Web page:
Conspiracy itself constitutes an offense, and where a conspiracy is charged, special problems present themselves with respect to joinder of defendants. Generally speaking, the Government will make a prima facie showing that otherwise unrelated transactions are part of a “series” by charging a conspiracy. Moore’s Federal Practice-Criminal Rules, §8.06[2]; King v. US, 355 F.2d 700, 704 (1st Cir. 1966); US v. Hewes, 729 F.2d 1302 (11th Cir. 1984); US v.

Dickey, 736 F.2d 571 (10th Cir. 1984). However, where the single conspiracy which is alleged in fact constitutes several separate and distinct conspiracies, a severance should be allowed. Moore’s Federal Practice- Criminal Rules, §8.06[4]; Kotteakos v. US, 328 US 750 (1946); US v. Gentry, 1071 (5th Cir. 1988) [“the Supreme Court found in Kotteakos that the parties suffered prejudice to their substantial rights from the ‘dangers of transference of guilt from one to another across the line separating conspiracies’”]; US v. Goss, 329 F.2d 180 (4th Cir. 1964); US v. Varelli, 407 F.2d 735 (7th Cir. 1969), cert. denied, Saletcko v. US, 405 US 1040 (1972); US v. Saporta, 270 F. Supp 183 (S.D.N.Y. 1967); US v. Wasson, 568 F.2d 1214 (5th Cir. 1978) [joinder of five unrelated conspiracies improper]; US v. Camiel, 689 F.2d 31 (3rd Cir. 1982) [directed verdict warranted where government failed to show a common scheme “involving all of the alleged co-schemers”. Although it would appear none was required the court found prejudice because of the spillover effect of the evidence relating to other defendant’s schemes].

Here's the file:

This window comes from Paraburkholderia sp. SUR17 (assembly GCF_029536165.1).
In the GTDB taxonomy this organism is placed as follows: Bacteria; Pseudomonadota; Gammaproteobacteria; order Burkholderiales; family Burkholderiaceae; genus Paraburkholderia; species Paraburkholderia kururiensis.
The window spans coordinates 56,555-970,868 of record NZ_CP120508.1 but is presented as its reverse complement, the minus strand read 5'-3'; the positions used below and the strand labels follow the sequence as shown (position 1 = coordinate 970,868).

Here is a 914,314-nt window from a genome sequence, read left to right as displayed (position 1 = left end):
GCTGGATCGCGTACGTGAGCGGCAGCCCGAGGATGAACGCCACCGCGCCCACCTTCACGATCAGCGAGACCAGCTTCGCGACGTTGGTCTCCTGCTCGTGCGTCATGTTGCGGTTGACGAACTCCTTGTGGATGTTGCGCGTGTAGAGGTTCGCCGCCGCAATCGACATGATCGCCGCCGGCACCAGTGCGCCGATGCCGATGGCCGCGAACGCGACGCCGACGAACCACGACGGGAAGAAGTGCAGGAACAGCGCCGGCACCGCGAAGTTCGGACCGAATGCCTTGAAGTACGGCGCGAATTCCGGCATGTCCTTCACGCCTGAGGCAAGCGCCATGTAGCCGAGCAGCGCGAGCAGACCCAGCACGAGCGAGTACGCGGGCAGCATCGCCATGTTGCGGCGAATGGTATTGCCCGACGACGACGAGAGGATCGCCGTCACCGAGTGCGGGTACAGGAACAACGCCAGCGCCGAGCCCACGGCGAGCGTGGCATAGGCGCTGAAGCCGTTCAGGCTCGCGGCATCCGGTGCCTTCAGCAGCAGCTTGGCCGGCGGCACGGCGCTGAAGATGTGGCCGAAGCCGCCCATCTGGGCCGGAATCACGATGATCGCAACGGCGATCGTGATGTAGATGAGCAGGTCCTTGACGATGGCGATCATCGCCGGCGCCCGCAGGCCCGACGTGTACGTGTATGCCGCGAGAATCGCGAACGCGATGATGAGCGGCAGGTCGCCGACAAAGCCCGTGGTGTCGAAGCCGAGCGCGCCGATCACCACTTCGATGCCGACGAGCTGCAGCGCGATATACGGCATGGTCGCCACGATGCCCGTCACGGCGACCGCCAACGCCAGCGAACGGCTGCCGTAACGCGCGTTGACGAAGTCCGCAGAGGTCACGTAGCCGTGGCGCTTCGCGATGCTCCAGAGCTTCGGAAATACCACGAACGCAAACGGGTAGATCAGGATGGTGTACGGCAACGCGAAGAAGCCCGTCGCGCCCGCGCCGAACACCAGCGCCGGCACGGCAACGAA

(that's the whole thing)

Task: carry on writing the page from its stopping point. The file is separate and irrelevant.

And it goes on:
On the other hand the Supreme Court has held that the mere fact the conspiracy count is dismissed prior to submission of the substantive counts to the jury does not warrant severance, unless prejudice is shown. Schafer v. US, 362 US 511 (1960).

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